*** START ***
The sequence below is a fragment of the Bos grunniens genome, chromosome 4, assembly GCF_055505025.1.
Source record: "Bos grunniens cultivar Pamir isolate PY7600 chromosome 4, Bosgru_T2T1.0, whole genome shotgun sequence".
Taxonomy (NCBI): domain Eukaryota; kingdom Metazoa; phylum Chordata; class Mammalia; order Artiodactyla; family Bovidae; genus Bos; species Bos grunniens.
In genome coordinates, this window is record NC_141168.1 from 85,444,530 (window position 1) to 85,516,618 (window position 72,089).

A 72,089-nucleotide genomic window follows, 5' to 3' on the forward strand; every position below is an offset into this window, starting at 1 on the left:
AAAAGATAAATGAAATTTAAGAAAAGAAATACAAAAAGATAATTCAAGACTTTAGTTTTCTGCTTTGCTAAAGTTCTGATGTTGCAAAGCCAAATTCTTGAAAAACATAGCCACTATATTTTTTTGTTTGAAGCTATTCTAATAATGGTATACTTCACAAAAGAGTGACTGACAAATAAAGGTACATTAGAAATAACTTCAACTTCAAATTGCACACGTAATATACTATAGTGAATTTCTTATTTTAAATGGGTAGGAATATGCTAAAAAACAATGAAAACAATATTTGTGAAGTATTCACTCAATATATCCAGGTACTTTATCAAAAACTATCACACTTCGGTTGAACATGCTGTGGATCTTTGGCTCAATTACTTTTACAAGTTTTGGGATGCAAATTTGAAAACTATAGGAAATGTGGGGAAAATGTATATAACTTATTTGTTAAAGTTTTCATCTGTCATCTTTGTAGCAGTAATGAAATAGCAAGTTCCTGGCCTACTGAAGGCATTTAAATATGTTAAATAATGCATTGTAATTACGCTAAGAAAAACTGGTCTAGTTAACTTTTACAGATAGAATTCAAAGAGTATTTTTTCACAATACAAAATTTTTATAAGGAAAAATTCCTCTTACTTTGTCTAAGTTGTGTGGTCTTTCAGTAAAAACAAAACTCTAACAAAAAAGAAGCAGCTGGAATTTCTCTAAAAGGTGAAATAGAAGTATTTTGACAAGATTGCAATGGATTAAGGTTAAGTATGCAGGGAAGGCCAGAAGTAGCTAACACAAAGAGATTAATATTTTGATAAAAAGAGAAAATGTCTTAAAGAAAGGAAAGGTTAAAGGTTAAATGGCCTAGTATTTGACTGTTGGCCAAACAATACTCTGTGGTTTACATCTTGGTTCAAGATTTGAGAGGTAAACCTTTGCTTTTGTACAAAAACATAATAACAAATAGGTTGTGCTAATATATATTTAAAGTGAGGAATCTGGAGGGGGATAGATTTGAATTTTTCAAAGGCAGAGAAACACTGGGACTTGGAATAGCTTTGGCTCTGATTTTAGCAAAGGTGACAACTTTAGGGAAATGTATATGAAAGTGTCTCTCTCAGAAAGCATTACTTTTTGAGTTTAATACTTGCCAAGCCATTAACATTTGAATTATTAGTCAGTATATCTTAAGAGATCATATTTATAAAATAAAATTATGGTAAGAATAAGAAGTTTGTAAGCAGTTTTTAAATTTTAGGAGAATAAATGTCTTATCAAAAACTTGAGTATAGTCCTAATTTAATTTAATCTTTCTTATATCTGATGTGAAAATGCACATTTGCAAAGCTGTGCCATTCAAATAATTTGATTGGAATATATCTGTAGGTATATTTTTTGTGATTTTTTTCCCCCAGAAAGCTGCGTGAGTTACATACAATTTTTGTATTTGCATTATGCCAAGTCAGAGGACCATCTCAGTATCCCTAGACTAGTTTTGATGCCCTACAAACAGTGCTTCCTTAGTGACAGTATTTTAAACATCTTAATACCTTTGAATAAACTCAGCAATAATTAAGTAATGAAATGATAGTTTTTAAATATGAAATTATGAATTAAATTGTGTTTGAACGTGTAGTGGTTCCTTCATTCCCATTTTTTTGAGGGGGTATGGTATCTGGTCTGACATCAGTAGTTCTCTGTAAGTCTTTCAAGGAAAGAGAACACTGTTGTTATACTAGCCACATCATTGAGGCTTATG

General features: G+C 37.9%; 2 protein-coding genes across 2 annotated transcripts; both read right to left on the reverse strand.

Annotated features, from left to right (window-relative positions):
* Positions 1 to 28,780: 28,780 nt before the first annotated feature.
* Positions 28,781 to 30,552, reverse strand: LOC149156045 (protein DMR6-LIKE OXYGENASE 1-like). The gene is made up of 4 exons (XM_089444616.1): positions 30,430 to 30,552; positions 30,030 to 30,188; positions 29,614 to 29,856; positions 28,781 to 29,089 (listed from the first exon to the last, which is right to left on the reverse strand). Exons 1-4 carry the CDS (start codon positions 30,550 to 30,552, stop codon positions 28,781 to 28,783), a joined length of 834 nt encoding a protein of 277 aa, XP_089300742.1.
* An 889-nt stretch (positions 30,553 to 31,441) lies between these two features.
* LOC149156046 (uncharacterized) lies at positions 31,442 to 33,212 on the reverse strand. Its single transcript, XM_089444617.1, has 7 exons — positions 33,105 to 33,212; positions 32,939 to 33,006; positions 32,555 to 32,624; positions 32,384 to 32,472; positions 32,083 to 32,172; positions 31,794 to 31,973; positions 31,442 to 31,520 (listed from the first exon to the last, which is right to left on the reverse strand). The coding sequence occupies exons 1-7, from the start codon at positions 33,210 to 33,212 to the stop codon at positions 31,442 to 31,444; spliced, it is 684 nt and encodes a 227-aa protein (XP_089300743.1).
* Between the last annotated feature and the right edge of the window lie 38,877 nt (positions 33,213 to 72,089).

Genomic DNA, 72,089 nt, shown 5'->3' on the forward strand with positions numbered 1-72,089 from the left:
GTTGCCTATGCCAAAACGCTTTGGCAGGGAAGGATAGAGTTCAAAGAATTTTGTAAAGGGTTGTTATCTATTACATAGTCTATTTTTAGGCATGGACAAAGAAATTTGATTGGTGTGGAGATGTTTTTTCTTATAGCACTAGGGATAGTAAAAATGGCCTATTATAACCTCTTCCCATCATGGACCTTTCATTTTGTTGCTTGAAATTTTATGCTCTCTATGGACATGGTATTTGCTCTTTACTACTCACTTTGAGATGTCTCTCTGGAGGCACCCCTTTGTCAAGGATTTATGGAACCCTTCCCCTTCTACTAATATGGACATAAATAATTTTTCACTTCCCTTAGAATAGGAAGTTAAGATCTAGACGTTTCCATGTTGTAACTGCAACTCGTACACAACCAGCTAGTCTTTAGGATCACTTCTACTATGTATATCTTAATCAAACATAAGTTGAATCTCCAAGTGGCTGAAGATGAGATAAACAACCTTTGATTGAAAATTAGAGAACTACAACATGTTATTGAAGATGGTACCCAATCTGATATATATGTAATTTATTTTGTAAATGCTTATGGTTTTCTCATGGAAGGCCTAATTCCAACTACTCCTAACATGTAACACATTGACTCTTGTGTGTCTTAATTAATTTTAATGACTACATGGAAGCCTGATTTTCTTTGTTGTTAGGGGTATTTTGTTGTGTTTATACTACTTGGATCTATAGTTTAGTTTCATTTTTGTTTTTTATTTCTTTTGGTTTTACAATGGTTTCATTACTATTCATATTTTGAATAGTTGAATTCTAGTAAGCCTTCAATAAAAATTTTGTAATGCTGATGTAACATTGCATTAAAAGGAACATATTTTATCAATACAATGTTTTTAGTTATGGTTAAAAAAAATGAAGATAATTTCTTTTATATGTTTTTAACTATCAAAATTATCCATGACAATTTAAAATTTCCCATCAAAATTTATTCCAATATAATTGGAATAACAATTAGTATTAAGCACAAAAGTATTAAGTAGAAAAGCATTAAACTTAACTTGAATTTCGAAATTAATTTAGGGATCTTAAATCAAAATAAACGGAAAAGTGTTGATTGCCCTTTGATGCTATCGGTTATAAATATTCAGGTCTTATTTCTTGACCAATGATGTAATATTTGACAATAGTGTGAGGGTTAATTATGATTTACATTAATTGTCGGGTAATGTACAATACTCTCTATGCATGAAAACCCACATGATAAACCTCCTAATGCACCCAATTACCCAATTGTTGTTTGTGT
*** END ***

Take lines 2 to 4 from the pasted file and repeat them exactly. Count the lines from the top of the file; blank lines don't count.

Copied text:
Source record: "Bos grunniens cultivar Pamir isolate PY7600 chromosome 4, Bosgru_T2T1.0, whole genome shotgun sequence".
Taxonomy (NCBI): domain Eukaryota; kingdom Metazoa; phylum Chordata; class Mammalia; order Artiodactyla; family Bovidae; genus Bos; species Bos grunniens.
In genome coordinates, this window is record NC_141168.1 from 85,444,530 (window position 1) to 85,516,618 (window position 72,089).